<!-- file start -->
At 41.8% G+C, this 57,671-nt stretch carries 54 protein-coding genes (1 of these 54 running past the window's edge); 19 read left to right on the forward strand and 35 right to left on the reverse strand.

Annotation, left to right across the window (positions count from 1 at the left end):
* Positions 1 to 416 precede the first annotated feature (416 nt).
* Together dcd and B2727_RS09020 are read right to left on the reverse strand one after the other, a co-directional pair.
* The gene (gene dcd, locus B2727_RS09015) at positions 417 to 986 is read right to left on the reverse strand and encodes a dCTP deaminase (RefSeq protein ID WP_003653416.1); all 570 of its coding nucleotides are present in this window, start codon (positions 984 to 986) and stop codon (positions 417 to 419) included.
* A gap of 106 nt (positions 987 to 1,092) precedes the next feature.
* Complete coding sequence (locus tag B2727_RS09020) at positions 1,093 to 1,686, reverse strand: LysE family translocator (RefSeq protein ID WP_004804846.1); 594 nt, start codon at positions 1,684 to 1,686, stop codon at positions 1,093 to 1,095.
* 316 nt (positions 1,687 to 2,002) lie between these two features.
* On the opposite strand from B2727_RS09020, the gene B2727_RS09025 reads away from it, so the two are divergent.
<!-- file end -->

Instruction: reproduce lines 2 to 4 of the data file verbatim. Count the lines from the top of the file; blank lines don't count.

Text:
Annotation, left to right across the window (positions count from 1 at the left end):
* Positions 1 to 416 precede the first annotated feature (416 nt).
* Together dcd and B2727_RS09020 are read right to left on the reverse strand one after the other, a co-directional pair.